So you received a postcard or other notice in the mail that a class action lawsuit has been filed and you are probably a member of that class. Refer Class Action 101. You were identified as using a product or service, overcharges for cell phone service, an improperly labeled cosmetic, an airline ticket with an inappropriate license charge, excess banking fees, any one of numerous transactions or purchases made daily. The notice could arrive in your email, or you see an advertisement on television or radio, in a newspaper, or for some reason, the defective fishing rod class action notice keeps popping up on your screen every time you go online to plan a fishing trip.
You have been identified as a potential class-action lawsuit member, litigation you never knew about. Hey, wait, I never asked to be part of a lawsuit. I barely remember using that rental car agency. I bought that cheap radio for my nephew ages ago. The notice is telling me about judges in some distant federal court and lawyers with fancy addresses on the 35th floor in cities I have never visited telling me about my rights and all sorts of deadlines.
And my right to ‘opt-out’ and sue the global giant on my own? Huh?
What are Opt-Out Rights?
When plaintiff class action lawyers file the lawsuit they define the class of individuals they seek to ‘certify’ as a ‘class,’ such as purchasers of the same product or service. Once, and if, a court then certifies the class it then usually orders that notice to potential class action members, the unnamed masses appearing in court through ‘class action representatives,’ to provide them a time period to decide whether:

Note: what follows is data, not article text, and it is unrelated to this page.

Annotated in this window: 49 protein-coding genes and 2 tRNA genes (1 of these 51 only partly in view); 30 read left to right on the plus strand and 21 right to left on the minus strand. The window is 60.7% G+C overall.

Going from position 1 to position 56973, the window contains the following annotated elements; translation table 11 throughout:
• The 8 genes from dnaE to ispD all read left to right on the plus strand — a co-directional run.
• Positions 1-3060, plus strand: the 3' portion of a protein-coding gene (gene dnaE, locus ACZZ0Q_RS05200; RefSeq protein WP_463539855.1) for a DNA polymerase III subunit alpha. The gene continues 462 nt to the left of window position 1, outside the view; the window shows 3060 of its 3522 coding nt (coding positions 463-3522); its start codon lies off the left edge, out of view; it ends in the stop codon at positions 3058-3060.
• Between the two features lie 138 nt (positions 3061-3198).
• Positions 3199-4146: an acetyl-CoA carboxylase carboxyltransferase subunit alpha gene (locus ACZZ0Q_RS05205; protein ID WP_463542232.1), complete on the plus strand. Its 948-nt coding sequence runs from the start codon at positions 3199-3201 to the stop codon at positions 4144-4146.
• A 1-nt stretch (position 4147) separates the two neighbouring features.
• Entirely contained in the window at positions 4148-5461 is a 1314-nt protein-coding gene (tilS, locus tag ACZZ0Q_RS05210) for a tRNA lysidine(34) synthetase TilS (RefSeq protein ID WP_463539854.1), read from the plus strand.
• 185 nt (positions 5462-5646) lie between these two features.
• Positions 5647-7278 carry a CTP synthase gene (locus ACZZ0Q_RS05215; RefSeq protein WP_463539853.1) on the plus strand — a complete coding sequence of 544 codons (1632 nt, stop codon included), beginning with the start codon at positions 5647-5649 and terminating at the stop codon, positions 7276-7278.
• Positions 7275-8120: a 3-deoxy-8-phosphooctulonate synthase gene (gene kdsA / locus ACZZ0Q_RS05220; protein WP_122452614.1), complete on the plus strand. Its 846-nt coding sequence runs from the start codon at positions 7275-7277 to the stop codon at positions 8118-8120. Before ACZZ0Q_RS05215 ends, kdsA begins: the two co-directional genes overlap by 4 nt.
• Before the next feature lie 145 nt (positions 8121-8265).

And sometimes you might receive a second ‘opt-out’ regarding the settlement. A class member might have originally decided to stay in the class defined by the lawyers but are now do not think the settlement is fair or reasonable. To be fair to class members, judges sometimes provide you an opt-out option to refuse the settlement and proceed with your own remedies.
Why Does Opt-Out Even Matter?
Class actions permit representatives to litigate claims on behalf of themselves and absent, sometimes unknown, members of the class not individually before the court. But decisions of the court in a class action binds all members of a certified class unless they opt-out. If harmed in a small amount, it usually makes more sense to allow the representatives litigate in a class action on your behalf. Why sue over $150 when a class action is taking care of everything? If your injury is large, such as the side effects of a prescription drug, your injury or loss could be substantial and hence opting out to pursue your own remedies might make sense.
Another issue to consider is the statute of limitations. Class action filings ‘tolls’ the statute of limitations, the date you must file a lawsuit by or forever lose your right to sue until the court rules on certification (think automatic daily extensions until the court decides whether to certify the class). But if you opt-out, you lose this ‘tolling’ protection, and your claim reverts to the original statute of limitations date.
Class actions have a res judicial effect on class members. This means if you don’t opt-out and the court determines the class action is not ‘actionable’ the defendant is off the hook, and you can’t sue on the claim anymore. Wait, --- I thought the class was certified. How can it not be actionable? Answer: When a class is certified, the court is not making a ‘merits’ determination exists, only whether proceeding as class action makes sense. (Again, see Simpluris article Class Action 101, click here for more information on this subject).
But if you opt-out at the certification stage, you do not have a chance to evaluate or determine whether you want to participate in the proposed settlement.
From a procedural due process point of view, if you receive the notice and do nothing, it is deemed your rights are protected. If you never received the notice that was supposedly sent to you in most cases the result is the same, which many commentators believe to be unfair.